• 1.

    Matīse-VanHouten I. I did my research, blew the whistle and found myself at war. Available at: tedxriga.com/research-blew-whistle-found-war/. Accessed Mar 30, 2019.

    • Search Google Scholar
    • Export Citation
  • 2.

    Mansfield C, Renwick M, Stevenson M, et al.. Summary of the University of Melbourne investigation into megaoesophagus and its association with pet food. Available at: www.u-vet.com.au/news/megaesophagus-and-pet-food/megaoesophagus-and-pet-food-report14122018. Accessed Mar 30, 2019.

    • Search Google Scholar
    • Export Citation
  • 3.

    Renwick M, Stevenson MA, Wiethoelter A, et al.. A case-control study to identify risk factors for adult-onset idiopathic megaoesophagus in Australian dogs, 2017–2018. BMC Vet Res 2020;16:157.

    • Crossref
    • Search Google Scholar
    • Export Citation
  • 4.

    McGreevy P, Thomson P, Dhand NK, et al.. VetCompass Australia: big data and real-time surveillance for veterinary science. Animals (Basel) 2017;7:74.

  • 5.

    Harris PA, Taylor R, Thielke R. etc. Research electronic data capture (REDCap): a metadata-driven methodology and workflow process for providing translational research informatics support. J Biomed Inform 2009;42:377381.

    • Crossref
    • Search Google Scholar
    • Export Citation
  • 6.

    Harris PA, Taylor R, Minor BL. etc. The REDCap consortium: building an international community of software partners. J Biomed Inform 2019;95:103208.

    • Crossref
    • Search Google Scholar
    • Export Citation
  • 7.

    Oberbauer AM, Belanger JM, Bellumori T, et al.. Ten inherited disorders in purebred dogs by functional breed groupings. Canine Genet Epidemiol 2015;2:9.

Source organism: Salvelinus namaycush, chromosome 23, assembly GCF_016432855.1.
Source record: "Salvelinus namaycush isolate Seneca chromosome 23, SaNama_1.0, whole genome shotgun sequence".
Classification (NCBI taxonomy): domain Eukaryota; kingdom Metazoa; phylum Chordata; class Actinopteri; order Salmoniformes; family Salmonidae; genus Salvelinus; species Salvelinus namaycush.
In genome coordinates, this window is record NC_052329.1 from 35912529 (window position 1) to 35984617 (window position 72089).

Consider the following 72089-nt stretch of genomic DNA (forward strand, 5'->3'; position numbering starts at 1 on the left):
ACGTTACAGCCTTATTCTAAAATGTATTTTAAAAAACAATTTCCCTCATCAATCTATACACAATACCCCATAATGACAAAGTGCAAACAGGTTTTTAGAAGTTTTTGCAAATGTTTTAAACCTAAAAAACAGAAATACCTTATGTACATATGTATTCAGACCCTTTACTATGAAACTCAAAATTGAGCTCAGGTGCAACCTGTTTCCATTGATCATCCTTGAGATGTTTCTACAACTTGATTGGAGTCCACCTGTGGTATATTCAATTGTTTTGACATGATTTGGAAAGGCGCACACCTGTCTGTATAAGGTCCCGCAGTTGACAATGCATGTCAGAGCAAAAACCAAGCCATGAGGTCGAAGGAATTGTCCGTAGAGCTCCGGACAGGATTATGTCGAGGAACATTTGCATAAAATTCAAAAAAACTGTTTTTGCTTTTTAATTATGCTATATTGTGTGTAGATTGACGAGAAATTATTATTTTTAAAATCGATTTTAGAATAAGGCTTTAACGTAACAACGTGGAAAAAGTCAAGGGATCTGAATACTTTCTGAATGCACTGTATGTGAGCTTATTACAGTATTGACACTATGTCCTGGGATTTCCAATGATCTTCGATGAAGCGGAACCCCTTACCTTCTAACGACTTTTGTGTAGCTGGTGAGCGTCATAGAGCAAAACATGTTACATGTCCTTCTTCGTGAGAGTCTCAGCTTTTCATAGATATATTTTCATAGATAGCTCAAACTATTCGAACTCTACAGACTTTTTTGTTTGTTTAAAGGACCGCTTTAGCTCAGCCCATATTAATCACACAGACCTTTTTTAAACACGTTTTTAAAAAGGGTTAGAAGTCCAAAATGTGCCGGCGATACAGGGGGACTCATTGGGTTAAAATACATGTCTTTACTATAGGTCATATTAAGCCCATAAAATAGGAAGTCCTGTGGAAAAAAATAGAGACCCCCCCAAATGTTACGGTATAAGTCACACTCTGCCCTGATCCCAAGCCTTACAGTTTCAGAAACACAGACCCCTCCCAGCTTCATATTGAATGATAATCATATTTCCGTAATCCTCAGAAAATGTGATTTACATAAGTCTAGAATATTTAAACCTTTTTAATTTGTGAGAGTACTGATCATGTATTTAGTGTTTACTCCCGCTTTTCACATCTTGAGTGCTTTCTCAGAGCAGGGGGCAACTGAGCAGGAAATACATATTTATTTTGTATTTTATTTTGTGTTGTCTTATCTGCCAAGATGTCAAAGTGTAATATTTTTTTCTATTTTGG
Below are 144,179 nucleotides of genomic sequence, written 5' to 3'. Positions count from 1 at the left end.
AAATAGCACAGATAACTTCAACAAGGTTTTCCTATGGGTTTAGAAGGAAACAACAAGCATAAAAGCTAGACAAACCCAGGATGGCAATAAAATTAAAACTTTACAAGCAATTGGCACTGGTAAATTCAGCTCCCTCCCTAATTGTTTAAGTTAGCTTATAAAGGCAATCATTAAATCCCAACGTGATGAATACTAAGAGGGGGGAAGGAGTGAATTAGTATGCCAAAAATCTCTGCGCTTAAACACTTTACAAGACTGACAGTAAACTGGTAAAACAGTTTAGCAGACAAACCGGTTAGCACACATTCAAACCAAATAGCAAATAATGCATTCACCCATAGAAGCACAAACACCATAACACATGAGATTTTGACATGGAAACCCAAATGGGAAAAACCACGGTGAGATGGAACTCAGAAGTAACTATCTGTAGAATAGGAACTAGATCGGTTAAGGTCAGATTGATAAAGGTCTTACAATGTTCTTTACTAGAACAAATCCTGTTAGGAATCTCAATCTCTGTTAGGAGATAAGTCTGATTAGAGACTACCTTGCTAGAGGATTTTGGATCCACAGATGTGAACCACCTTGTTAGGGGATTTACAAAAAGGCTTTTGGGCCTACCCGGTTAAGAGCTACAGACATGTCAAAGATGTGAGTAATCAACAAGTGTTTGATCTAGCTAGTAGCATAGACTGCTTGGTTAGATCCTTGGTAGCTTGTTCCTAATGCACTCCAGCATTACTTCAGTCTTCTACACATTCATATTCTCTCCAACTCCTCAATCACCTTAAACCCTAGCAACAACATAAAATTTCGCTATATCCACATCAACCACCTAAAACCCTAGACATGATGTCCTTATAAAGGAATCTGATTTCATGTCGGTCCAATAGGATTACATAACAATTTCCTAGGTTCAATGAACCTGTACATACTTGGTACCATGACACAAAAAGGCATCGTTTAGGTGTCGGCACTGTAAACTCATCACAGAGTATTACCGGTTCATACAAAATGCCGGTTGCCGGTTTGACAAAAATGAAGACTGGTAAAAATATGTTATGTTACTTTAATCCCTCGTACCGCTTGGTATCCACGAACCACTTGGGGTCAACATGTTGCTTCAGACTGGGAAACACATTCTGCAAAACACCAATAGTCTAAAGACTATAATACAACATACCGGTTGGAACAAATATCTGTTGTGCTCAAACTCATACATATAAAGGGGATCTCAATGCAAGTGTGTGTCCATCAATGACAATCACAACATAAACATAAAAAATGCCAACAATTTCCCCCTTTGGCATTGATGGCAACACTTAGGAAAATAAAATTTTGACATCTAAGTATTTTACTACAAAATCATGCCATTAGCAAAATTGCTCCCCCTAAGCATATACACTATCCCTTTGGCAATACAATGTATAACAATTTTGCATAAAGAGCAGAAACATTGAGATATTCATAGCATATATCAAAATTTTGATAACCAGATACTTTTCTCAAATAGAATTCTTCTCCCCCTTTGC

• Crossref
    • Search Google Scholar
    • Export Citation
  • 8.

    Gaynor AR, Shofer FS, Washabau RJ. Risk factors for acquired megaesophagus in dogs. J Am Vet Med Assoc 1997;211:14061412.

  • 9.

    Mallebrera B, Prosperini A, Font G. In vitro mechanisms of beauvericin toxicity: a review. Food Chem Toxicol 2018;111:537545.

  • 10.

    Shao M, Li L, Gu Z, et al.. Mycotoxins in commercial dry pet food in China. Food Addit Contam Part B Surveill 2018;11:237245.

  • 11.

    Klotz K, Weistenhöfer W, Neff F. The health effects of aluminum exposure. Dtsch Arztebl Int 2017;114:653659.

  • 12.

    Thompson MF, Fleeman LM, Kessell AE. Acquired proximal renal tubulopathy in dogs exposed to a common dried chicken treat: retrospective study of 108 cases (2007–2009). Aust Vet J 2013;91:368373.

    • Crossref
    • Search Google Scholar
    • Export Citation
  • 13.

    van den Ingh TSGAM, Grinwis GCM, Corbee RJ. Leukoencephalomyelopathy in cats linked to abnormal fatty acid composition of the white matter of the spinal cord and of irradiated dry cat food. J Anim Physiol Anim Nutr (Berl) 2019;103:15561563.

    • Crossref
    • Search Google Scholar
    • Export Citation
  • 14.

    Mansilla WD, Marinangeli CPF, Ekenstedt KJ. Special topic: the association between pulse ingredients and canine dilated cardiomyopathy: addressing the knowledge gaps before establishing causation. J Anim Sci 2019;97:983997.

    • Crossref
    • Search Google Scholar
    • Export Citation
  • 15.